paul thomas anderson

10 Sundance Shorts That Kicked Off Careers (Watch Them All Now)

Article: 10 Sundance Shorts That Kicked Off Careers (Watch Them All Now)

Shorts are in many ways a rite of passage for budding filmmakers. They’re made of mistakes, charm and life—and with the realities of cost, time and effort. And some directors break through to showcase at Sundance Film Festival, where they have the chance of catching the eye of the person (or company) that will fund their next project. These are 10 Sundance shorts by directors who went on to make names for themselves–and as an added bonus, you can watch them all right now online. Enjoy!

Venice Film Festival features CARLOS director Olivier Assayas

Article: Venice Film Festival features CARLOS director Olivier Assayas

There’s already been plenty of buzz about the biggest movies to emerge from the Venice Film Festival thus far — if you haven’t heard of them yet, you will soon enough. There’s Terrence Malick’s typically abstruse TO THE WONDER; Spike Lee’s Michael Jackson tribute BAD 25; Paul Thomas Anderson’s Scientology-inspired THE MASTER; and our own Robert Redford’s THE COMPANY YOU KEEP.

Film Intelligence: MASTER work, THE HOBBIT, AVENGERS 2

Article: Film Intelligence: MASTER work, THE HOBBIT, AVENGERS 2

Every week there are dozens of film news stories. We read them all and bring you the five most important ones in the single most important blog post you’ll ever read (today [at this moment]). This week: format fumbles, humbled hobbits and late greats.

Film intelligence: Reboots and resurrections

Article: Film intelligence: Reboots and resurrections

Every week there are dozens of film news stories. Every week, we read them all and bring you the five most important ones in the single most important blog post you’ll ever read (today [at this moment]). This week: a franchise won’t be returning to the screen but a controversial director will, plus a new tablet and a new MASTER.

Cannes in the can: European winners, American losers

Article: Cannes in the can: European winners, American losers

The Cannes Film Festival closed up shop this weekend (after some noted scandal) and Michael Haneke’s critical favorite AMOUR is carting home the Palme d’Or, while REALITY by Matteo Garrone nabbed the Grand Prix. AMOUR is Haneke’s second victory at Cannes, after 2009′s sparse and gently unsettling black and white feature THE WHITE RIBBON, and this second win is a testament to his considerable talents: having already established himself as the auteur of much darker fare (CACHE and FUNNY GAMES, especially, weren’t what you’d call feel-good movies), it’s remarkable that he has made an equally successful impression with his latest, decidedly more docile feature, which depicts love, loss and family for an octogenarian couple portrayed by French film legends Emmanuelle Riva and Jean-Louis Trintignant.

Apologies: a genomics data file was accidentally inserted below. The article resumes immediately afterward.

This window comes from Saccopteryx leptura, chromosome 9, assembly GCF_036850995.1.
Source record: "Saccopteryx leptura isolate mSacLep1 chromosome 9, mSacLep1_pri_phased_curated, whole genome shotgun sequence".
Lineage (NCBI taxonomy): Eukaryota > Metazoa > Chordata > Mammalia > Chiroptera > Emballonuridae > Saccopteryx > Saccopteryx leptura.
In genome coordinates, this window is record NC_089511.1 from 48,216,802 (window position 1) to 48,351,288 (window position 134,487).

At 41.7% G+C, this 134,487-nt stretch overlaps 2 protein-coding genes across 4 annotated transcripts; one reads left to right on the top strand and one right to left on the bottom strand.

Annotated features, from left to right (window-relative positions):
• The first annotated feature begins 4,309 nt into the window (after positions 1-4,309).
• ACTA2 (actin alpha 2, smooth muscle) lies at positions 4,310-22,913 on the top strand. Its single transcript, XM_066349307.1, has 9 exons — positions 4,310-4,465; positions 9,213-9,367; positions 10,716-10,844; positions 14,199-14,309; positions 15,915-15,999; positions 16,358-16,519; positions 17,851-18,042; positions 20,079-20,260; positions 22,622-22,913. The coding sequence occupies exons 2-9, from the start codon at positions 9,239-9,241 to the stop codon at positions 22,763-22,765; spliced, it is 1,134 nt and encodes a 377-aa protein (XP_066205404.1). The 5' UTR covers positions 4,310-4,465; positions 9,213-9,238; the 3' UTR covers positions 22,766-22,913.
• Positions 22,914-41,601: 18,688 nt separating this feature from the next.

It's that Scientology movie: A look at THE MASTER with Joaquin Phoenix

Article: It's that Scientology movie: A look at THE MASTER with Joaquin Phoenix

While everyone is over the moon about the latest from Wes Anderson, another favorite Director Anderson—namely Paul Thomas of BOOGIE NIGHTS and THERE WILL BE BLOOD fame—has been makin’ waves with his newest project for months. THE MASTER follows a story that very closely resembles the inception of Scientology, the so-seductive religion of the Hollywood elite, and features a stellar cast ranging from Amy Adams to Laura Dern. Apparently, Tom Cruise (the crown prince of that Scientology elite?) got a private screening(after all, Cruise and PT Anderson go way back to MAGNOLIA). The Cruise screening, along with his alleged reservations about the film, is a clear indication that THE MASTER is a sensitive issue amongst Scientologists, who fervently follow the teachings of the extremely controversial (and long dead) L. Ron Hubbard. And now we can all get in on the speculation! The Weinstein Company released a first look trailer of the film direct from Cannes:

My favorite Emily Watson – looking back at her most memorable roles

Article: My favorite Emily Watson – looking back at her most memorable roles

Emily Watson is one of those rare, highly versatile actresses that plays such a wide variety of roles – from a private eye to a housemaid to a dead bride and everything in between – that she literally defies typecasting. Two of her most memorable recent roles include Tammy, the assistant to Philip Seymour Hoffman’s Caden Cotard in SYNECDOCHE, NEW YORK (2008) and Margaret Humphreys, a Nottingham social worker in the critically acclaimed ORANGES AND SUNSHINE (2010). I, along with everyone here at Sundance, am eagerly awaiting her next big role alongside Dominic West (The Wire) in APPROPRIATE ADULT, the upcoming Sundance Channel Original Mini-Series, airing this Fall.